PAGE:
Ask most people of the challenges they face following through with an exercise program and you’re likely to hear the common complaints: Lack of motivation,
being too tired, not having enough time, too busy. Or as someone recently told me, “My get up and go has gotten up and gone”.
But imagine having the unique challenge of not being able to, literally, “get up and go”. This is the unique challenge of the more than 56 million disabled individuals in the U.S. alone, many who are wheelchair users.
For many involved in the mainstream fitness industry, the term “wheelchair exerciser” may conjure up images of someone in a physical therapy setting in the process of rehabilitation from injury or disability. But consider the wheelchair user who wants to participate in regular exercise for weight loss or muscle gain. Or those with the burning desire to compete in a favorite sport. What services meet their unique challenges?
Fortunately, there are many options that those in wheelchairs have in pursuing fitness goals:
Access to facilities
The Americans with Disabilities Act signed in 1990 helped increase the availability of wheelchair-accessible facilities, including health clubs. As more and more private health clubs follow suit, individuals who use wheelchairs will have increasing options.
However, access alone does not ensure that wheelchair exercisers will have the appropriate equipment to meet their strength training and cardiovascular needs. It’s easy enough to modify certain upper-body exercises with dumbbells and resistance bands for a seated exercise, but most machines simply will not accommodate a wheelchair. Effective aerobic training can be even harder to accomplish, since most cardiovascular machines require use of the legs to raise the heart rate.
Adaptive Exercise Machines
Fortunately, there is a large number of adaptable exercise machines available to the exerciser and to health clubs that choose to offer adaptive exercise options:
The Endorphin Corporation
Manufacturer of wheelchair accessible fitness machines for both cardiovascular and strength conditioning, including the hand cycle and tabletop bike.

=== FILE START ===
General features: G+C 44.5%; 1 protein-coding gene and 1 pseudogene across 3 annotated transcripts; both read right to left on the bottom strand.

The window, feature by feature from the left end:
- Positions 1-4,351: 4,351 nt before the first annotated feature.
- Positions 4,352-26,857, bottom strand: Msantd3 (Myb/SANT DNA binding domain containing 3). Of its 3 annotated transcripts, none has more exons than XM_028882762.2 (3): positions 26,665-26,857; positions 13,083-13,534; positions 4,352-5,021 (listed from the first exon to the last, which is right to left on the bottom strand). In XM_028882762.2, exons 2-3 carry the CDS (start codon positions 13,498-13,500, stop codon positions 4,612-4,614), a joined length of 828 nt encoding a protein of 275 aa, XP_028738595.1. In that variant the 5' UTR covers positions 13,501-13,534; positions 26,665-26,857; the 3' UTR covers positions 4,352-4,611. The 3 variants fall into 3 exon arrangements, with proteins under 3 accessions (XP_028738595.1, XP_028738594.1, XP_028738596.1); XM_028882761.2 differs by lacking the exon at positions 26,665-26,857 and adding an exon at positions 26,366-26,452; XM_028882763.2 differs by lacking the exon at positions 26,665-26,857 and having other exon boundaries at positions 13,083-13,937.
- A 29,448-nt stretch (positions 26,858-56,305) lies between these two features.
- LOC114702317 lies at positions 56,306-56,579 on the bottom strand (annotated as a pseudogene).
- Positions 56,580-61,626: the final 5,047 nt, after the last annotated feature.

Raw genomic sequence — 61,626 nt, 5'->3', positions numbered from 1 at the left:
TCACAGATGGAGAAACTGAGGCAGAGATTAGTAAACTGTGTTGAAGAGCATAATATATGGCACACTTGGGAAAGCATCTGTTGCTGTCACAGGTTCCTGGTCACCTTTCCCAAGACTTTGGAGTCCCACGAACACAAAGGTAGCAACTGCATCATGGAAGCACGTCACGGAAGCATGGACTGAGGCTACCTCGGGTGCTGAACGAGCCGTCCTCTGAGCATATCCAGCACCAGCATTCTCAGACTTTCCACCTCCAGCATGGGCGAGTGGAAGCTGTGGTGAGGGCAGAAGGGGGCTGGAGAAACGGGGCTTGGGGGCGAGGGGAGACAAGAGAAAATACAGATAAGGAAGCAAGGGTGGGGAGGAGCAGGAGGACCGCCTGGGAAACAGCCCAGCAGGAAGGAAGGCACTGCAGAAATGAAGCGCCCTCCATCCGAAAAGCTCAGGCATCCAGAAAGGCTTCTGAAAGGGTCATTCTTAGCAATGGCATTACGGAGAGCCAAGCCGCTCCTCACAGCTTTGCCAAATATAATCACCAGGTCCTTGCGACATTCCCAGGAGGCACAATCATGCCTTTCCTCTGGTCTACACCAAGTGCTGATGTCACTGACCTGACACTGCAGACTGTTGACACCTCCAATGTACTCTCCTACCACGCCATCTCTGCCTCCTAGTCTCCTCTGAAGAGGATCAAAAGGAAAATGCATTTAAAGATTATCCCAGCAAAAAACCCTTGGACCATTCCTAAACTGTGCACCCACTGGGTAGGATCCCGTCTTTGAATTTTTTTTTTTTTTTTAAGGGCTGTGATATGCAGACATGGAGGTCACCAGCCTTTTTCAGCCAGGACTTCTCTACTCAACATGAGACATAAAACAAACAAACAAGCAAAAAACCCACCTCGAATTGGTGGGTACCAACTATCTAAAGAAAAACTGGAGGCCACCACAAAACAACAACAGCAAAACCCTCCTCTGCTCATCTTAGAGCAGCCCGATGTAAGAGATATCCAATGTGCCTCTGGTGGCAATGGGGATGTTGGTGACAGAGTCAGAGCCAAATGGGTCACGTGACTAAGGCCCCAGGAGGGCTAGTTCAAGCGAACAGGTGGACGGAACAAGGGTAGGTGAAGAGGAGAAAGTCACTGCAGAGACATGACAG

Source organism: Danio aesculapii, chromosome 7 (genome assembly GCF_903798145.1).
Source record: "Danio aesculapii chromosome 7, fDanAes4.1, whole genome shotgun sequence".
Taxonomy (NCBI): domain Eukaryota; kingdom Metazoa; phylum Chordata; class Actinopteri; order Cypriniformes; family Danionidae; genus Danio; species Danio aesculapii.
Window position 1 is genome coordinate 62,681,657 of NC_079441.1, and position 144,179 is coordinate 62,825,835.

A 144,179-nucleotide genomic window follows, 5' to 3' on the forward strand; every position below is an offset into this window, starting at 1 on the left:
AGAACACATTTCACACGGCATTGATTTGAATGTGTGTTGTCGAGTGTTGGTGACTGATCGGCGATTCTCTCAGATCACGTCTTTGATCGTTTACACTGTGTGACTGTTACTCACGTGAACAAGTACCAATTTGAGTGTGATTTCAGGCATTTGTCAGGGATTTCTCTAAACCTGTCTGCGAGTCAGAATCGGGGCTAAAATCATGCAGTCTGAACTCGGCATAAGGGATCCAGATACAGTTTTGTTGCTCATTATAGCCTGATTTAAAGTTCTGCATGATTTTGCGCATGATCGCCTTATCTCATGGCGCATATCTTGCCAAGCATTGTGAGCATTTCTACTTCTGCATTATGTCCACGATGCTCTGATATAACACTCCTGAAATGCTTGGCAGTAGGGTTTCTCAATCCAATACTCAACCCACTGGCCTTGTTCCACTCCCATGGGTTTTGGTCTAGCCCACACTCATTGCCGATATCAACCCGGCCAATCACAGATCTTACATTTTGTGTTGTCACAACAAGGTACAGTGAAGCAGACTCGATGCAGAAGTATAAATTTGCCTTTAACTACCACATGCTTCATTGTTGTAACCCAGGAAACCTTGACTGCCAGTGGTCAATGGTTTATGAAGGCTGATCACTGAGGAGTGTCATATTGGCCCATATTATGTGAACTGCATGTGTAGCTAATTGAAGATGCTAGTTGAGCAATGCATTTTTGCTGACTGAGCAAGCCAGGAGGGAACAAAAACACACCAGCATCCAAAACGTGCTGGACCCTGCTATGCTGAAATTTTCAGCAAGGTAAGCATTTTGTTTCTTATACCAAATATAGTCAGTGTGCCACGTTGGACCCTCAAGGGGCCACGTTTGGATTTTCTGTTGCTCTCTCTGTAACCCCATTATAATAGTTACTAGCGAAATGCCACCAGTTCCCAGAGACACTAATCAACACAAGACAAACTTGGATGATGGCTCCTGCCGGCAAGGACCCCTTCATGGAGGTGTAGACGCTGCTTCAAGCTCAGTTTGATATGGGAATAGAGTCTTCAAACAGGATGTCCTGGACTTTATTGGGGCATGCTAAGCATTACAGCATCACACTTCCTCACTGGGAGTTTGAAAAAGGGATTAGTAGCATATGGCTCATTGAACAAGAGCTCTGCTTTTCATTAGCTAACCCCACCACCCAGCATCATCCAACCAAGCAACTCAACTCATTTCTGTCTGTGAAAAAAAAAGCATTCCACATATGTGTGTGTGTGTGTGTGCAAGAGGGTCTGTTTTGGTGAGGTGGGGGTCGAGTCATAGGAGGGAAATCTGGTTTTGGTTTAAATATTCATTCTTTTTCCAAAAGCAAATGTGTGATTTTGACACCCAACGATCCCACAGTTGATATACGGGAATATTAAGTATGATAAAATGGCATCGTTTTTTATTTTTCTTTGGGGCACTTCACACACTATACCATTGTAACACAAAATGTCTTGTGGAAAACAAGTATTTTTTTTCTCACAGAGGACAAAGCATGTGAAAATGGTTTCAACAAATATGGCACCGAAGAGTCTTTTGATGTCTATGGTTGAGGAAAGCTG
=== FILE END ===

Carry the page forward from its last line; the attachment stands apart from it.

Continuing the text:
Access To Recreation
Exercise equipment and recreational products for the wheelchair-bound such as all terrain wheelchairs, pool lifts and more.
Sells wheelchairs of all types. Contains resource section.
Adaptive Fitness Personal Trainers
Finally recognizing the need for fitness professionals to be knowledgeable about the needs of wheelchair exercisers, a number of personal trainer organizations offer specialized certifications and/or programs in Adaptive Fitness. This is good news for those who desire professional instruction by a trainer who is knowledgeable of special needs. The following are a few organizations that offer either certification program in Adaptive Fitness or specialized education:
International Sports Sciences Association (ISSA)/Specialist in Adaptive Fitness
American Association for Active Lifestyles & Fitness
Exercise videos, TV Programs and Manuals
Some may feel more comfortable working out in the privacy of their own home rather than travelling to the gym. For those searching for in-home instruction, resources such as exercise videos, TV programs and printed instruction manuals can help the wheelchair user increase activity levels, lose fat and gain muscle mass:
Classic armchair exercises developed by fitness expert Betty Switkes. Includes videotapes for aerobic, strength, yoga, and “gentle” formats.
Maria Serrao’s Workout Tapes
http://www.dropbears.com/amazon emplate_movies ype_browse/mode_290298
Actress and model Maria Serrao, in a wheelchair since the age of 5, stars in a series of exercise videotapes including: Everyone Can Exercise-Cardio Challenge, Toning & Strengthening, Real Life Fitness-Body Sculpting, Real Life Fitness- Fat Burning. 해외축구중계